|Man O War Cay|
Halocline is the zone where salt water and fresh water meet. In a vertical column of water, fresh water will sit on top of salt water because it is less dense. If an object falls into such an aquatic vertical column, it can remain suspended in the halocline and decompose in this suspension. It is a paleontologist’s delight.
Yesterday, we were on the ferry from Marsh Harbor to Man O War Cay in the Abaco Island chain in northern Bahamas when we met Nancy Albury, a paleontologist whose passion is the study of Bahamian blue holes. We were on our way to a talk she was giving entitled, New Discoveries from Blue Holes, Caves, and Beach Sands: Are clues from our past charting our future? Craig is a patient companion when I drag him to these kinds of events but even he was excited about this one. The attraction: the discovery of perfectly preserved Cuban Crocodile skeletons at the bottom of the Abacos blue holes. The Cuban Crocodile (affectionately hereby known as CC) is the one that even the scientists at the Crocodile Conservation Center in St. Augustine, Florida give a wide berth to. CC is nasty. It doesn’t have the more common sideways, elbows-out kind of crawl that other crocs have. Instead, it moves more upright on its legs with its feet forward making it fast and aggressive. Our fascination with crocs and alligators was piqued when we visited the Center a couple of years ago and to have the croc raise its head again was reason enough to catch the ferry to another island to learn more from Nancy. She generously gave us a private audience on the ferry with her stash of bat specimens, crocodile and tortoise bones, and stories of living on and exploring these islands.
The thing is, CC doesn’t live in the Bahamas anymore. Nor do 22 bird species whose remains were part of the 43 avian species found at the bottom of the blue holes here. A blue hole is a deep chasm in the earth or ocean where fresh water is trapped on top of salt water. The salt-water source is from the bottom of the hole, and is typically fed from cave systems and tunnels that lead out to and in from the ocean. Bahamian blue holes are particularly remarkable for the clues they are providing about geological, biological, and sociological history. The Bahamas archipelago was once high and dry, and dotted with stalactite and stalagmite column filled land caves. Water levels here are presently 425 feet higher than they were at the peak of the last ice age. As sea levels rose, these caves were filled with layered saline and fresh water, and perfectly protected by the halocline layer of trapped hydrogen sulfide gases. Flora and fauna that are 1500 years old are still green as they lie suspended in the halocline. Nancy showed us the bright blue wing of an insect that was also centuries old.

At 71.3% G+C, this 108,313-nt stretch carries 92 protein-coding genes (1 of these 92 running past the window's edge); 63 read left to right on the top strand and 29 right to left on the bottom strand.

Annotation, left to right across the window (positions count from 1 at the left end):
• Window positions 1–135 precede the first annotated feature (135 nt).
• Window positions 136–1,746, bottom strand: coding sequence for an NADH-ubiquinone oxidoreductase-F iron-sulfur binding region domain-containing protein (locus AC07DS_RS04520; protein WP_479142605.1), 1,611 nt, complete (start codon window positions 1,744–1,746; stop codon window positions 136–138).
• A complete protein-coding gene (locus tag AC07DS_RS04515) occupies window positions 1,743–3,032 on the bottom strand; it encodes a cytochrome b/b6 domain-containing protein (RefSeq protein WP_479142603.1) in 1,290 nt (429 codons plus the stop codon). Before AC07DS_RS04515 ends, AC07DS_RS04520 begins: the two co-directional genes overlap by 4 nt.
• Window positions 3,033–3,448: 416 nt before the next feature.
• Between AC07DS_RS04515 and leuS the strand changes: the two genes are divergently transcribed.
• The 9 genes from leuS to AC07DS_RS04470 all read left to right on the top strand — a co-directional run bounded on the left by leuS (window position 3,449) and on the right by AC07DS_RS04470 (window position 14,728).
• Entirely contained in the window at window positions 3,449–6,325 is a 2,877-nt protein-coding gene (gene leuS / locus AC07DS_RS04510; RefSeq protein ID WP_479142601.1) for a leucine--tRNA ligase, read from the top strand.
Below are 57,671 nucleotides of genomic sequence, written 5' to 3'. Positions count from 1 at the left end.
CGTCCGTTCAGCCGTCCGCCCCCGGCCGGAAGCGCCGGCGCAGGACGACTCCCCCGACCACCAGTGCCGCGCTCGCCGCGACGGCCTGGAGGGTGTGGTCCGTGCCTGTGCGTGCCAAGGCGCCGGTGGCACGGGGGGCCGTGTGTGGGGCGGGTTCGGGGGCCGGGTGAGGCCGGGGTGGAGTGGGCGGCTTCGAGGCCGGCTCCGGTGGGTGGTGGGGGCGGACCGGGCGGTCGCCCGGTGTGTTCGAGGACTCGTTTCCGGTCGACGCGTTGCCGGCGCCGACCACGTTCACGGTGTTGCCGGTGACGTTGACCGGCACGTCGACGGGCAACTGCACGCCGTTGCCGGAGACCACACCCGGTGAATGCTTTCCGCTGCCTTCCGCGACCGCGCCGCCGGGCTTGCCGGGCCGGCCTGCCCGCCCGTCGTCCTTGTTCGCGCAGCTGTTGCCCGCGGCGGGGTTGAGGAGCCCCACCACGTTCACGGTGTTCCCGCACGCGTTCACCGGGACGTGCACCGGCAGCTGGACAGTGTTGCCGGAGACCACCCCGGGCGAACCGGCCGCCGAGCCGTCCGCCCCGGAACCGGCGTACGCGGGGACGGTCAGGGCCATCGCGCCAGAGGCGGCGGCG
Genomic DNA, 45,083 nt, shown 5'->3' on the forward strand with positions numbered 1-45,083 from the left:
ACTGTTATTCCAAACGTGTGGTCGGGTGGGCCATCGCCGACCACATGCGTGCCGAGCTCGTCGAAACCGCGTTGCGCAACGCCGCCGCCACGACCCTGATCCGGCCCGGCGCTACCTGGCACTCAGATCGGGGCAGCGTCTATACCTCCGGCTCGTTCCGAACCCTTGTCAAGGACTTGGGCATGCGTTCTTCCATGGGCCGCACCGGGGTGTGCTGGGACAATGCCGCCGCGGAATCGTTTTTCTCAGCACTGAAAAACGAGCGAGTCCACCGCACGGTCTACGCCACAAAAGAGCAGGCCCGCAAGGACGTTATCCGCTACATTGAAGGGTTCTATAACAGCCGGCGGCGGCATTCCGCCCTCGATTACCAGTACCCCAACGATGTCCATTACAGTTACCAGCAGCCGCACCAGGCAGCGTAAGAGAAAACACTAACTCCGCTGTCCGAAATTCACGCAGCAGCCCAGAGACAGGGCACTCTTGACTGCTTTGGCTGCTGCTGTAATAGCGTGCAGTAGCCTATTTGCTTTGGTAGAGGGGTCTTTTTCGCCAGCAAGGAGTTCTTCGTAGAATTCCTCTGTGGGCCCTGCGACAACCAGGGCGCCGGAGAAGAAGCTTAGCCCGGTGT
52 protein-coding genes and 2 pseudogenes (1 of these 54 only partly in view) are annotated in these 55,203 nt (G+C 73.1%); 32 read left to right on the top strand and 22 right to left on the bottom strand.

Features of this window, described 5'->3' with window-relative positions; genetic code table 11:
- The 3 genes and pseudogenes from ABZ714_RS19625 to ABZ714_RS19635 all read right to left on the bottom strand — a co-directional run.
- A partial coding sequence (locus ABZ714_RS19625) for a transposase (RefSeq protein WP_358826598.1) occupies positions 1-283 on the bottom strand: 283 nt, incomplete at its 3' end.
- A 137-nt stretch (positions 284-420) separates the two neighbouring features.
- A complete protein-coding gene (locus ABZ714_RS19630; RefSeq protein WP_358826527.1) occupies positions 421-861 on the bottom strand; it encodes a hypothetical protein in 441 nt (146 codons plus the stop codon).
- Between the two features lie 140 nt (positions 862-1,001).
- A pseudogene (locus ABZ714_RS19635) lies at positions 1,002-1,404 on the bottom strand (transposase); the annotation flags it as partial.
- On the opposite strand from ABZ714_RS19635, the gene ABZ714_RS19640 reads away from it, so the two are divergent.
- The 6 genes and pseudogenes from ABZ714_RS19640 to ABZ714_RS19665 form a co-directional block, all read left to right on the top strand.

The once terrestrial (land locked) ecosystem is frozen in time and the tricky part is getting access to it. Nancy and her colleagues are cave divers of the extreme kind who weave in and out of the kilometers long cave systems, looking for clues in skeletal remains, coral remnants, seeds, plants, and insects. Human remains have also been discovered and are speculated to be the now extinct Lucayans, South Americans who lived here a thousand years ago. Nancy’s work is highlighted with superb photos at http://www.bahamascaves.com/photogallery.html. National Geographic has also profiled Nancy's discoveries.
We have anchored at the northern end of the Bahamas in the Abacos, joining the parade of North American cruisers heading back north. We have been captive at Marsh Harbour for a week, until the heavy surfs at the cut entrances between the islands and the Atlantic Ocean settle down. The secure holding of our anchor enables us to leave the boat without worry and take the local ferry across the Sea of Abacos to Man O War Cay and colonial Hope Town on Elbow Cay. After meeting Nancy, a beach is no longer just a beach. It is another revelation of the topography and history of these islands.
|Hope Town, Elbow Cay, Abacos, Bahamas|